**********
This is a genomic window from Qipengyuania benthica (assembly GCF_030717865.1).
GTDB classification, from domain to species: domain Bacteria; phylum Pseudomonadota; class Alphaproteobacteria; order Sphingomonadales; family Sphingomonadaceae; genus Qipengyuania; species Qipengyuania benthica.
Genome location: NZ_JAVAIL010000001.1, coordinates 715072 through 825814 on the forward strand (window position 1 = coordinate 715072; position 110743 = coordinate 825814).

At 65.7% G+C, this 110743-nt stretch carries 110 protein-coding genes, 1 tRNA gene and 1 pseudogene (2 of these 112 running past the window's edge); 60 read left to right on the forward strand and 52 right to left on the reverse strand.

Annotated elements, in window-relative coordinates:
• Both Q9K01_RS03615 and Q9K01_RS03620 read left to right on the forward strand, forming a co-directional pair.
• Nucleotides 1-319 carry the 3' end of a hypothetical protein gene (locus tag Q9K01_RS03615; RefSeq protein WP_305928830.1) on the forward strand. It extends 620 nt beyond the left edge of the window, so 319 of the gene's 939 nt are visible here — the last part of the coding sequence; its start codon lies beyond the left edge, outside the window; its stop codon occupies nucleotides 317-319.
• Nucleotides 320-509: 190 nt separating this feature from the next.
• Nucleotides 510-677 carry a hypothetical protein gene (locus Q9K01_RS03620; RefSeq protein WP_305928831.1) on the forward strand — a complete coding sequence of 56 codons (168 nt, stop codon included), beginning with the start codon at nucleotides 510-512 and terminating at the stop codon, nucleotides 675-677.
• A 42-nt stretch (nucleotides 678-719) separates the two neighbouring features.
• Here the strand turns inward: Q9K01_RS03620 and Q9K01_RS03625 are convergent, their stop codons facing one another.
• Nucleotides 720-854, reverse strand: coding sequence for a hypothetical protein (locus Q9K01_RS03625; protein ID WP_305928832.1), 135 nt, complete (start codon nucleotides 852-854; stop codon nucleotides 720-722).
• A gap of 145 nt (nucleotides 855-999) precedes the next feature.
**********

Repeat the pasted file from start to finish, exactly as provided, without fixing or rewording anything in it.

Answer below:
This is a genomic window from Qipengyuania benthica (assembly GCF_030717865.1).
GTDB classification, from domain to species: domain Bacteria; phylum Pseudomonadota; class Alphaproteobacteria; order Sphingomonadales; family Sphingomonadaceae; genus Qipengyuania; species Qipengyuania benthica.
Genome location: NZ_JAVAIL010000001.1, coordinates 715072 through 825814 on the forward strand (window position 1 = coordinate 715072; position 110743 = coordinate 825814).

At 65.7% G+C, this 110743-nt stretch carries 110 protein-coding genes, 1 tRNA gene and 1 pseudogene (2 of these 112 running past the window's edge); 60 read left to right on the forward strand and 52 right to left on the reverse strand.

Annotated elements, in window-relative coordinates:
• Both Q9K01_RS03615 and Q9K01_RS03620 read left to right on the forward strand, forming a co-directional pair.
• Nucleotides 1-319 carry the 3' end of a hypothetical protein gene (locus tag Q9K01_RS03615; RefSeq protein WP_305928830.1) on the forward strand. It extends 620 nt beyond the left edge of the window, so 319 of the gene's 939 nt are visible here — the last part of the coding sequence; its start codon lies beyond the left edge, outside the window; its stop codon occupies nucleotides 317-319.
• Nucleotides 320-509: 190 nt separating this feature from the next.
• Nucleotides 510-677 carry a hypothetical protein gene (locus Q9K01_RS03620; RefSeq protein WP_305928831.1) on the forward strand — a complete coding sequence of 56 codons (168 nt, stop codon included), beginning with the start codon at nucleotides 510-512 and terminating at the stop codon, nucleotides 675-677.
• A 42-nt stretch (nucleotides 678-719) separates the two neighbouring features.
• Here the strand turns inward: Q9K01_RS03620 and Q9K01_RS03625 are convergent, their stop codons facing one another.
• Nucleotides 720-854, reverse strand: coding sequence for a hypothetical protein (locus Q9K01_RS03625; protein ID WP_305928832.1), 135 nt, complete (start codon nucleotides 852-854; stop codon nucleotides 720-722).
• A gap of 145 nt (nucleotides 855-999) precedes the next feature.